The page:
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May I know what does it mean when a '%' appears at the end of the output when I execute my code?

For example:



I'm using Mac Os X iTerm2 zsh shell.

My code

echo 'Hello,World' | tr "\n" "\000"

I added the tr command to get rid of the newline at the end.

I'm using vim so I want to get the output without the newline just like if I'm using emacs.

Thank you.

marked as duplicate by don_crissti, Greg Hewgill, Gilles, Stéphane Chazelas, Kusalananda Aug 11 '16 at 6:21

This question has been asked before and already has an answer. If those answers do not fully address your question, please ask a new question.

  • Is % your shell prompt? Did you print a newline at the end of your output? – Greg Hewgill Aug 10 '16 at 21:45
  • You could also have used echo 'Hello,World' | tr -d "\n" or, better, echo -n "Hello,World" or printf "Hello,World". And yes, the % is your shell prompt. I don't see how using vim is relevant. – Keith Thompson Aug 10 '16 at 22:01
  • I should have mentioned, `tr "\n" "\000" doesn't just remove the newline, it replaces it with a null character. This will usually have no effect if you're writing to the terminal, but it can matter, particularly if you're writing to a file or to a pipe. – Keith Thompson Aug 11 '16 at 1:34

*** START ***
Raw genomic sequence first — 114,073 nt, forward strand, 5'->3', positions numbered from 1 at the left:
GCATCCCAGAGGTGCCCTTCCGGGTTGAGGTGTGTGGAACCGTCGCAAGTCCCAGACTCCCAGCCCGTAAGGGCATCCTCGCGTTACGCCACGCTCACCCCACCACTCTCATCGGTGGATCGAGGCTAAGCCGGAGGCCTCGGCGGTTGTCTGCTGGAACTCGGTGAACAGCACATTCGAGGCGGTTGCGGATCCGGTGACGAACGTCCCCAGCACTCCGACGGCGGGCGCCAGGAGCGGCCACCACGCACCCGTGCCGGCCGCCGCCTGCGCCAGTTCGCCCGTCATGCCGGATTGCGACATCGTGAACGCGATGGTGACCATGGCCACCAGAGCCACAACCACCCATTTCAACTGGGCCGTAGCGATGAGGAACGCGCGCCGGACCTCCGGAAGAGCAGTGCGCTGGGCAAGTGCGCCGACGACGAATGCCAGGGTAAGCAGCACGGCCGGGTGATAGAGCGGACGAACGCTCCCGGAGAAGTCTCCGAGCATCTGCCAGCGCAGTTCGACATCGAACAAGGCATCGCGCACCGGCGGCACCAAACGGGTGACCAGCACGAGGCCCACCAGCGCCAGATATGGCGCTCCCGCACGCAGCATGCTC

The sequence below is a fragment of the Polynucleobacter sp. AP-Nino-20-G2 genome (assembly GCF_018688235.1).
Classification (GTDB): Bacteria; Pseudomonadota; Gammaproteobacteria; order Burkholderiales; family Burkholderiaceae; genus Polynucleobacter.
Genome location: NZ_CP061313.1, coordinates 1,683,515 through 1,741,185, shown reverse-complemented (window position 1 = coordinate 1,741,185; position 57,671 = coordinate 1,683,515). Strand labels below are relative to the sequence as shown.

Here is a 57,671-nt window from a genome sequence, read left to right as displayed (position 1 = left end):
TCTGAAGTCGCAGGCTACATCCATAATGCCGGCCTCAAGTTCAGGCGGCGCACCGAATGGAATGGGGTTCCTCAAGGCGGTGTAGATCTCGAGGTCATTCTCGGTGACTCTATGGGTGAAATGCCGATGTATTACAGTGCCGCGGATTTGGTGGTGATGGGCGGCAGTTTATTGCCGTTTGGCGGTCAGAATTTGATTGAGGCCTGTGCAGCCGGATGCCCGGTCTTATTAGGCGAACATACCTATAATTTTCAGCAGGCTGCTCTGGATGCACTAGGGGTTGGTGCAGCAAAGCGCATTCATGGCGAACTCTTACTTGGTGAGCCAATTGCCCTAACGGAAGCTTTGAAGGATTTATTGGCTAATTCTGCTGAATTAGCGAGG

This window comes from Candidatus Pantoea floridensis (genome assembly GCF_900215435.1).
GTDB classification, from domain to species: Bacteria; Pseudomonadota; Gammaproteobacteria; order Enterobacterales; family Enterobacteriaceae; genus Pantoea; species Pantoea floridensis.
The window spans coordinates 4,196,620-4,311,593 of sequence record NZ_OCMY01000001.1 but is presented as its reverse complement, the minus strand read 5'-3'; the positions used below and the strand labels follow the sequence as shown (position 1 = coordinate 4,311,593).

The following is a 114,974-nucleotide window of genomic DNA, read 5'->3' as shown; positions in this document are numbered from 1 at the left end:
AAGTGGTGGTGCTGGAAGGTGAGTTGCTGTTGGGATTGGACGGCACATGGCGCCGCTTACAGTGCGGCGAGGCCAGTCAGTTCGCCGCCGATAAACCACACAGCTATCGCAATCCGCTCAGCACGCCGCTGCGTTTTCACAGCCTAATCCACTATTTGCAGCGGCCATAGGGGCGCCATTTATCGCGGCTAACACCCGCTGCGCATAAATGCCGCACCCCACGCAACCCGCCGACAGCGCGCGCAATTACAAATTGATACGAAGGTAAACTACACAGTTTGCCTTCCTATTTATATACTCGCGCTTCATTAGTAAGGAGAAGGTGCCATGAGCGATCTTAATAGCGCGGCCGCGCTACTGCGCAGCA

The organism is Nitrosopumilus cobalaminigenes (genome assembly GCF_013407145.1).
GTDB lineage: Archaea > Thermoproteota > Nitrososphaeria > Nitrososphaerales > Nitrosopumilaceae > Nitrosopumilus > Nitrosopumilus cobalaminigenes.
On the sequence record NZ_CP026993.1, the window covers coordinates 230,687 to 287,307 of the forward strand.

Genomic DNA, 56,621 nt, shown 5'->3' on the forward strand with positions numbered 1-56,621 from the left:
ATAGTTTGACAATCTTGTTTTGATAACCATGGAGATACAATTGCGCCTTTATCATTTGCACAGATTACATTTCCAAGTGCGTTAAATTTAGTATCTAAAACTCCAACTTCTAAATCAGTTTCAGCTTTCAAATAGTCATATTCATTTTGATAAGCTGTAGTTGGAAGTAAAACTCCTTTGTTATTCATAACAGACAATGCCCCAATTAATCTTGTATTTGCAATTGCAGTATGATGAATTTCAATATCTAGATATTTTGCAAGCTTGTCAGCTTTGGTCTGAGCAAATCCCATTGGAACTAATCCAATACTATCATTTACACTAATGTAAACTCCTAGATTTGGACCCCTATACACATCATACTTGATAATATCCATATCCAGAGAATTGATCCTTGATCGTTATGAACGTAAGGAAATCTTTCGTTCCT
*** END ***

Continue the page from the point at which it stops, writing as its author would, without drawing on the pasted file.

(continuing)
The % is your standard prompt.

Normally this will appear on a line on its own

However this depends on the program you just run to end with a LF character. Most commands do this automatically


% echo hello

However commands don't have to do this. In this case your prompt gets added to the end of the line:

% printf "hello"  

In your case you removed the \n from your output with the tr command, and so the prompt appears on the same line.

We can demonstrate this by running your command twice, on the same line:

% echo 'Hello,World' | tr "\n" "\000" ; echo 'Hello,World' | tr "\n" "\000"
  • No, in the case of zsh, it's not. See the dup question. – Stéphane Chazelas Aug 11 '16 at 7:59

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